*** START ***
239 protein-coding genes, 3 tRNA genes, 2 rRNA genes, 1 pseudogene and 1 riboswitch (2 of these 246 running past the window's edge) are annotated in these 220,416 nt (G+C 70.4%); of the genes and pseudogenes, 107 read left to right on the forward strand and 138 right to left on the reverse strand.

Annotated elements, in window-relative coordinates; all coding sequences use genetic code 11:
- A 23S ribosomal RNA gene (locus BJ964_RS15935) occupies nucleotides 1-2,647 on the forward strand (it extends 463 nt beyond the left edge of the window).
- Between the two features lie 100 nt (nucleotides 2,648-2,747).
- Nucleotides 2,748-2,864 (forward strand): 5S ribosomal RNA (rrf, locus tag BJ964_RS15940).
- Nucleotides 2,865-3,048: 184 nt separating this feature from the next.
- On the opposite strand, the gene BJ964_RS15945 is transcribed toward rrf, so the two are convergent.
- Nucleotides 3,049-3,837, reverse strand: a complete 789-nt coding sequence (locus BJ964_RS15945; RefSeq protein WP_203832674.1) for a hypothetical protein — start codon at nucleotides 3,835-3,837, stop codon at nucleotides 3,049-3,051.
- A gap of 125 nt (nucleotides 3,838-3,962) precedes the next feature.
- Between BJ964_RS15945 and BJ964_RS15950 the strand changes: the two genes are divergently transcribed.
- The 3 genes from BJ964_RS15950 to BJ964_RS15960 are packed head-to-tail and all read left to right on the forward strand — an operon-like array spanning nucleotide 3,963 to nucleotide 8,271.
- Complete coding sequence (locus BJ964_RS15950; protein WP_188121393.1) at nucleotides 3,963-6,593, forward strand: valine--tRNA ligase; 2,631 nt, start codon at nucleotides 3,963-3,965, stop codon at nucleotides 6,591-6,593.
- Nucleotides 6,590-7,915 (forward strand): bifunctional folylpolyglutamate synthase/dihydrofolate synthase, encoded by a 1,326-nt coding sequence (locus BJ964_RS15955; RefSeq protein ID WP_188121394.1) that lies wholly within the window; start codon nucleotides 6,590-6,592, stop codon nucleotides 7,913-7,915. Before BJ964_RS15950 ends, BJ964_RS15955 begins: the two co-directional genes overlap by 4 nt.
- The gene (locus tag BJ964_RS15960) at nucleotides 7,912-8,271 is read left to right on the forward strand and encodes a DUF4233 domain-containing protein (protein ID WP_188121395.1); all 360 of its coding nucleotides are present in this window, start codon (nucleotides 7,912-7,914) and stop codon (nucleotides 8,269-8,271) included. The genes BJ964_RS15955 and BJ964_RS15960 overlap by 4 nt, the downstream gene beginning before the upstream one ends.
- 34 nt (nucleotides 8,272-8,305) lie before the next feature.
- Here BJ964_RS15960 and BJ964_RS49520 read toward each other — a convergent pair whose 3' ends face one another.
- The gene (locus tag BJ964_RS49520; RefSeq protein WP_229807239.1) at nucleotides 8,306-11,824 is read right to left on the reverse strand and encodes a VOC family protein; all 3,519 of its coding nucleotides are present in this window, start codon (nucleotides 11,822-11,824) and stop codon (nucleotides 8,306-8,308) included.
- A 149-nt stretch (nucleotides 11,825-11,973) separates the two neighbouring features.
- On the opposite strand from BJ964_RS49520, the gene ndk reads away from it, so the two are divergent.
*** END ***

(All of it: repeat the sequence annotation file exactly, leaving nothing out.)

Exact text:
239 protein-coding genes, 3 tRNA genes, 2 rRNA genes, 1 pseudogene and 1 riboswitch (2 of these 246 running past the window's edge) are annotated in these 220,416 nt (G+C 70.4%); of the genes and pseudogenes, 107 read left to right on the forward strand and 138 right to left on the reverse strand.

Annotated elements, in window-relative coordinates; all coding sequences use genetic code 11:
- A 23S ribosomal RNA gene (locus BJ964_RS15935) occupies nucleotides 1-2,647 on the forward strand (it extends 463 nt beyond the left edge of the window).
- Between the two features lie 100 nt (nucleotides 2,648-2,747).
- Nucleotides 2,748-2,864 (forward strand): 5S ribosomal RNA (rrf, locus tag BJ964_RS15940).
- Nucleotides 2,865-3,048: 184 nt separating this feature from the next.
- On the opposite strand, the gene BJ964_RS15945 is transcribed toward rrf, so the two are convergent.
- Nucleotides 3,049-3,837, reverse strand: a complete 789-nt coding sequence (locus BJ964_RS15945; RefSeq protein WP_203832674.1) for a hypothetical protein — start codon at nucleotides 3,835-3,837, stop codon at nucleotides 3,049-3,051.
- A gap of 125 nt (nucleotides 3,838-3,962) precedes the next feature.
- Between BJ964_RS15945 and BJ964_RS15950 the strand changes: the two genes are divergently transcribed.
- The 3 genes from BJ964_RS15950 to BJ964_RS15960 are packed head-to-tail and all read left to right on the forward strand — an operon-like array spanning nucleotide 3,963 to nucleotide 8,271.
- Complete coding sequence (locus BJ964_RS15950; protein WP_188121393.1) at nucleotides 3,963-6,593, forward strand: valine--tRNA ligase; 2,631 nt, start codon at nucleotides 3,963-3,965, stop codon at nucleotides 6,591-6,593.
- Nucleotides 6,590-7,915 (forward strand): bifunctional folylpolyglutamate synthase/dihydrofolate synthase, encoded by a 1,326-nt coding sequence (locus BJ964_RS15955; RefSeq protein ID WP_188121394.1) that lies wholly within the window; start codon nucleotides 6,590-6,592, stop codon nucleotides 7,913-7,915. Before BJ964_RS15950 ends, BJ964_RS15955 begins: the two co-directional genes overlap by 4 nt.
- The gene (locus tag BJ964_RS15960) at nucleotides 7,912-8,271 is read left to right on the forward strand and encodes a DUF4233 domain-containing protein (protein ID WP_188121395.1); all 360 of its coding nucleotides are present in this window, start codon (nucleotides 7,912-7,914) and stop codon (nucleotides 8,269-8,271) included. The genes BJ964_RS15955 and BJ964_RS15960 overlap by 4 nt, the downstream gene beginning before the upstream one ends.
- 34 nt (nucleotides 8,272-8,305) lie before the next feature.
- Here BJ964_RS15960 and BJ964_RS49520 read toward each other — a convergent pair whose 3' ends face one another.
- The gene (locus tag BJ964_RS49520; RefSeq protein WP_229807239.1) at nucleotides 8,306-11,824 is read right to left on the reverse strand and encodes a VOC family protein; all 3,519 of its coding nucleotides are present in this window, start codon (nucleotides 11,822-11,824) and stop codon (nucleotides 8,306-8,308) included.
- A 149-nt stretch (nucleotides 11,825-11,973) separates the two neighbouring features.
- On the opposite strand from BJ964_RS49520, the gene ndk reads away from it, so the two are divergent.